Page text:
Hannover A5 rural divide

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Hannover policy forum background paper


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Workshop objectives

  • To show that the loss of jobs in rural areas is one of the central challenges for employment policy for the EU and many national and regional economies.
  • To demonstrate that strategies for inclusive entrepreneurship can play a major role in creating a sustainable jobs in rural areas and reducing pressure on the cities.

What is the challenge?

While industrial action often accompanies the closure of major factories and violence erupts in the poorest areas of our cities, it is often forgotten that more jobs have been lost in agriculture and rural areas than in any other sector. In the twenty five years between 1977 and 2002 Europe lost of 7.5 million jobs in agriculture compared to 7 million jobs in industry.

Moreover, this trend is expected to continue with a vengeance in the future. Between the year 2000 and 2014 the fifteen Old Member States are expected to lose between 28-35% of their agricultural workforce representing between 4-5 million people . In the 12 New Member States the situation is even more dramatic and the figures could vary from 28% and a massive 58% of the agricultural wok-force representing a further 3-6 million people. Unless these people are offered viable alternatives, they will emigrate to the cities, swelling the ranks of the unemployed and putting even further pressure on services and infrastructure in deprived neighbourhoods.

Yet despite these shocking figures, the development of new economic activities and employment in rural areas still tends to be seen as a secondary problem within both national and EU policy. This is partly because issues concerning rural development are often considered as a subset of agricultural development In the past, only about 10% of the measures funded by the EU’s Rural Development Regulation have been spent on economic diversification. Most of the rest has been, and is likely to continue to be, spent on measures to increase the competitiveness of the agro food chain and to enhance the environment. On their own neither of these priorities is likely to create many new jobs.

What kinds of solutions are being tested?

A significant of the EQUAL projects exploring innovative solutions to business creation in old Member States like France, Spain, Portugal, Greece have focussed on the specific problems in rural areas. Many of these EQUAL projects have been closely associated with around 1,000 local LEADER partnerships that have been implementing bottom-up local strategies for rural development. In addition, several Interreg projects (e.g. “Rural Innova” and “Territoria”) have also created transnational networks to exchange and mainstream the lessons from these and other pilot initiatives to create new activities in rural areas.

One of the main conclusions of all these projects is that the employment problems faced by rural areas are structural and are closely related, if not the mirror image, of the situation in the cities. They cannot be dealt with simply through sectoral policies for agriculture or the environment, or by one fund or ministry. Rural areas are a prime example of the need for integrated action plans which bring together different policies, instruments and territorial levels to create jobs and new activities for local people.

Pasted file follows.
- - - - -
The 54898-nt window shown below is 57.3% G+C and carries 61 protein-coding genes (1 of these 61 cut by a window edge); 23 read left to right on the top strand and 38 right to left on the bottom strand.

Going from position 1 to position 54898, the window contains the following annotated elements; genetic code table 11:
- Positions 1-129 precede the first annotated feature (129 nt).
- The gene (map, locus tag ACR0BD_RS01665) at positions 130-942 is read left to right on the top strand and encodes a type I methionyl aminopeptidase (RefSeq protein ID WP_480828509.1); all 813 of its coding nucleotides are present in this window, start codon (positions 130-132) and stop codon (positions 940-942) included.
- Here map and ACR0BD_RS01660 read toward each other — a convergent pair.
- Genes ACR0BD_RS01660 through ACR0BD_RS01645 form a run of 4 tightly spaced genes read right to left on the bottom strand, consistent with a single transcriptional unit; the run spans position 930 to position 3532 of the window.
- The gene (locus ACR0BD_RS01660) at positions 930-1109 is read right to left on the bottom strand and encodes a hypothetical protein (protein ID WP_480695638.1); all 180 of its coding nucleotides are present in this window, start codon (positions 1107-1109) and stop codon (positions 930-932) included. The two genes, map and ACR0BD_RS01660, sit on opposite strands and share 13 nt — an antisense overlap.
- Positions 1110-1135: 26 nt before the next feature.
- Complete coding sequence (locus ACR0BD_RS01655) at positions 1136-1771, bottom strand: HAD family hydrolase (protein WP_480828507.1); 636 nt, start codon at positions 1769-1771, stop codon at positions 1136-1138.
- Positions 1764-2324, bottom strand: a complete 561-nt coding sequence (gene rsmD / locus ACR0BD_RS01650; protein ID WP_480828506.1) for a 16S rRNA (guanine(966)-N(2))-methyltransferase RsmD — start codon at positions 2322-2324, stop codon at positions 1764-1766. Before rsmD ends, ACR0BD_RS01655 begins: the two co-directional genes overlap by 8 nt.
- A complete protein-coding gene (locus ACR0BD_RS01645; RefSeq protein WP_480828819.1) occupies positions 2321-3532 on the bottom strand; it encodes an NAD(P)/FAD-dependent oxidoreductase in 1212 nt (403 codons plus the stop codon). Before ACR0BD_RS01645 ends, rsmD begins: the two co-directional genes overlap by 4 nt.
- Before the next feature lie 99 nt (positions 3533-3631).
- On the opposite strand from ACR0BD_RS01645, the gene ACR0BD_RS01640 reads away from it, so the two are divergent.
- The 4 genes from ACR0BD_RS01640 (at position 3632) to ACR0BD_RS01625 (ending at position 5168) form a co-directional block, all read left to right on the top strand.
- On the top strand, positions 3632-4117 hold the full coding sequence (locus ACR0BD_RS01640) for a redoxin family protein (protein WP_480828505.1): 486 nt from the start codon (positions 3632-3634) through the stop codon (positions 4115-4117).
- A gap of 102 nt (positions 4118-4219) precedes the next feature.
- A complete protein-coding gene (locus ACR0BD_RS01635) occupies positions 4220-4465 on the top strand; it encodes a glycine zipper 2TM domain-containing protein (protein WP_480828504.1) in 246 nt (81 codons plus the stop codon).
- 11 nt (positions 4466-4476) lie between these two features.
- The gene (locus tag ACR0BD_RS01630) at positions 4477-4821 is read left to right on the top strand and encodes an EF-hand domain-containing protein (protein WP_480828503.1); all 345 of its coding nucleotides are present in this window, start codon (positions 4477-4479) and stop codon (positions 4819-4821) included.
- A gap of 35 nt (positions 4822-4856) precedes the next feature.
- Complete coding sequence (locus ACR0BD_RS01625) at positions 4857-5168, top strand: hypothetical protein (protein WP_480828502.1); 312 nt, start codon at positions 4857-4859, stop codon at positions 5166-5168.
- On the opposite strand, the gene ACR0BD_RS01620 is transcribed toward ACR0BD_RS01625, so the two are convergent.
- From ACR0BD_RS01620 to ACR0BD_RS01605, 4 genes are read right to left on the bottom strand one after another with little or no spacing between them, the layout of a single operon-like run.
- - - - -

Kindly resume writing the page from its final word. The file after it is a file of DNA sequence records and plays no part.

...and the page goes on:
Many projects also point to the fact that the future of rural areas lies in integrating, retaining and attracting young people, women and increasingly immigrants. Entrepreneurship plays a central role here because there simply are no other jobs that these groups can do in the area.

The tools and methods for supporting inclusive entrepreneurship in rural areas tend to be similar to those used in cities - although they have to deal with the problems of low densities, remoteness, a specific sectoral mix and problems related to entrepreneurial culture and education.

In addition, to improving the general conditions, for competitiveness and entrepreneurship, many projects have tried to encourage the creation of new activities in and around sectors related to be the new functions and major opportunities open to rural areas. These include food security and quality, energy, water conservation, dealing with climate change, tourism and leisure, caring for an aging population, health, the full use of ITC and so on.

Questions for discussion

  • What needs to be done to bring the problems of employment and entrepreneurship in rural areas closer to mainstream policies?
  • What are the main conditions and ingredients of successful strategies to create new activities in rural areas?
  • What sectors and areas of economic activity hold out most possibility for the future? For whom?
  • What can be done to form closer alliances with urban and other actors to ensure a better coordination of policies?

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